Taliban poisoned over 120 school girls and three teachers in a school in northern Afghanistan. An unidentified toxic powder was used to contaminate the air in the classrooms.
Bibi Haji Girl’s School in Takhar province came under Taliban attack, where poisonous materials had been sprayed in the classrooms. More than 120 school girls, as young as 10, were rushed to the hospital on Wednesday, after they complained of nausea, headaches and dizziness. Scores of students were left unconscious. Most have been treated and discharged but 30 - including three female teachers - are still being treated.
Blood samples have been sent to Kabul for further tests.
This is a second such attack in recent months. Similar attacks against school children have taken place in various other provinces.
Police spokesman Khalilullah Aseer said he believed Taliban insurgents were trying to spread fear by poisoning the schoolgirls, reported the BBC.
The Taliban believes that educating girls is un-Islamic. It continues to create fear among students, teachers, parents and schools by carrying out such gruesome acts. A similar incident took place in the month of April, when 150 schoolgirls were poisoned after they drank contaminated water in Takhar province.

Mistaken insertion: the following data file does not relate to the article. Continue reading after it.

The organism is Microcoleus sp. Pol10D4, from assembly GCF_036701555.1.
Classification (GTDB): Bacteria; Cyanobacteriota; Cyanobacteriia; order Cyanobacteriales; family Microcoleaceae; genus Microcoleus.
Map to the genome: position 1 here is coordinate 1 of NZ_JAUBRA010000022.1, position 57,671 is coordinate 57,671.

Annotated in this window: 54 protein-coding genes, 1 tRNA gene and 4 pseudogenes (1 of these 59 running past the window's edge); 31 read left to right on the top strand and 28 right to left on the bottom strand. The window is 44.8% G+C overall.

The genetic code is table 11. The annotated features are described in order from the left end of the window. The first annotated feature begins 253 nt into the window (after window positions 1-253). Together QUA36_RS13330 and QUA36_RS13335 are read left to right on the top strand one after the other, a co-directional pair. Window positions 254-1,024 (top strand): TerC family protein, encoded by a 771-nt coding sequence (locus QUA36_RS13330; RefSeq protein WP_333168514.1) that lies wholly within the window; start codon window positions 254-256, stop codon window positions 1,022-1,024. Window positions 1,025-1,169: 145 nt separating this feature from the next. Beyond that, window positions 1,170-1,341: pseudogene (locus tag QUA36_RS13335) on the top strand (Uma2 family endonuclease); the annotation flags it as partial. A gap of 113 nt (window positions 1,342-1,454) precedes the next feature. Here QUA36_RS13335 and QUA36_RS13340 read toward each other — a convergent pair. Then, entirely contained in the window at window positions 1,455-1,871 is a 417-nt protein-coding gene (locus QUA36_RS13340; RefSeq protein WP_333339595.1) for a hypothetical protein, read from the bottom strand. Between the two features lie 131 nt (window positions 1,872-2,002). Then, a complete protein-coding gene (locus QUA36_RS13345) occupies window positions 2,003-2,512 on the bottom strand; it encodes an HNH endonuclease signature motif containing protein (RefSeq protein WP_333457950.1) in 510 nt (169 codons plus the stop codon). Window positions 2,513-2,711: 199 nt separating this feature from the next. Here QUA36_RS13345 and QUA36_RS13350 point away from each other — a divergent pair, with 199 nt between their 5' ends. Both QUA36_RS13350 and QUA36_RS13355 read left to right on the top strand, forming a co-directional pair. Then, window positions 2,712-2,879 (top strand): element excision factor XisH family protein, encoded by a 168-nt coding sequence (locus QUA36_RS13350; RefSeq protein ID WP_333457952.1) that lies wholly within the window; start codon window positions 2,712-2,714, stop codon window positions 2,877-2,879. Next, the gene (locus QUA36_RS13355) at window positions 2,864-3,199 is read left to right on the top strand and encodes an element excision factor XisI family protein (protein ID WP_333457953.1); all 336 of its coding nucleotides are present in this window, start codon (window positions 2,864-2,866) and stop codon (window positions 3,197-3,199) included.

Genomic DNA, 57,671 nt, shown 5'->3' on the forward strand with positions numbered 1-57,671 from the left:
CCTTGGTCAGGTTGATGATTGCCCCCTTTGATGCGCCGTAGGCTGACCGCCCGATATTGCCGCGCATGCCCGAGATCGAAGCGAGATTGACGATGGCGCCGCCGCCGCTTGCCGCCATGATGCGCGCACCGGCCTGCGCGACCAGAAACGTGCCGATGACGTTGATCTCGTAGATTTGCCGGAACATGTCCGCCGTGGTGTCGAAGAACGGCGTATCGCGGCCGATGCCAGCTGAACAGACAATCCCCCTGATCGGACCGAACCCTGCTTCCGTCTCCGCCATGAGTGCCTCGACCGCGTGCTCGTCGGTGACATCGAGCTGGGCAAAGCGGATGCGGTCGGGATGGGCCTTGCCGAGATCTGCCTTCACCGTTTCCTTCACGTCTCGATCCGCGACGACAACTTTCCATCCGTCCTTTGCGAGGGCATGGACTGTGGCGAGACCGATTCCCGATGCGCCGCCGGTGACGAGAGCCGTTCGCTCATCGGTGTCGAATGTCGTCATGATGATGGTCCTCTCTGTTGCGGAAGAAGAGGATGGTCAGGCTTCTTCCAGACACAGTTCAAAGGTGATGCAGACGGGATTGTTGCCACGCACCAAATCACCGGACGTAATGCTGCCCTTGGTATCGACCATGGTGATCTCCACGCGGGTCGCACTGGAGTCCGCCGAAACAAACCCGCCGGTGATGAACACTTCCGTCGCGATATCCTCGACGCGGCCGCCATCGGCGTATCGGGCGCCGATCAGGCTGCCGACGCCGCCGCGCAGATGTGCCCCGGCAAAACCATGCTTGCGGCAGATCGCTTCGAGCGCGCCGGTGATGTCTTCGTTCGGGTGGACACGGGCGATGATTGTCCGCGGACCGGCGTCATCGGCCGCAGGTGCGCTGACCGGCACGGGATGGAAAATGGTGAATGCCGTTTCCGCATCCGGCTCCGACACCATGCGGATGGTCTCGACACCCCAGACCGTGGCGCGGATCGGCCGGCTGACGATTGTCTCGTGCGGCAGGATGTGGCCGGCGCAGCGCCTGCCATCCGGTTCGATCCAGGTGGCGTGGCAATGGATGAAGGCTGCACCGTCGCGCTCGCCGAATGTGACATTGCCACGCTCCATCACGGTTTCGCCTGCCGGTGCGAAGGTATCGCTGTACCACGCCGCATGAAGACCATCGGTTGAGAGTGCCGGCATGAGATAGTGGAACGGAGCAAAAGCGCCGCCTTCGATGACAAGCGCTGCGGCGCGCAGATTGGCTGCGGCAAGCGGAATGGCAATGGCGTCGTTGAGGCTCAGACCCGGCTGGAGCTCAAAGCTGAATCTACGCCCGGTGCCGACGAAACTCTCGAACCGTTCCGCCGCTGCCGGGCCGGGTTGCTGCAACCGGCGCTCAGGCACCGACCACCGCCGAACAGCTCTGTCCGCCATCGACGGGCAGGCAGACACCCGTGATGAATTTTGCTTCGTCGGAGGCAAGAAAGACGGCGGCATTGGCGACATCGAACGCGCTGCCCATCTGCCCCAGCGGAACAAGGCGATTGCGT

The National Directorate of Security (NDS) intelligence agency warned that the Taliban was pressing ahead with its campaign to close girl schools ahead of withdrawal of US and NATO forces in 2014, reported Reuters.
"A part of their... Al Farooq spring offensive operation is... to close schools," NDS spokesman Lutfullah Mashal told Reuters news agency.
Women had been returning to schools in Afghanistan after the fall of Taliban in 2001.
Such attacks continue to happen in the conservative south and east of Afghanistan from where the Taliban insurgency draws most of its support. 550 schools from nearly 11 provinces had been closed down in the last week.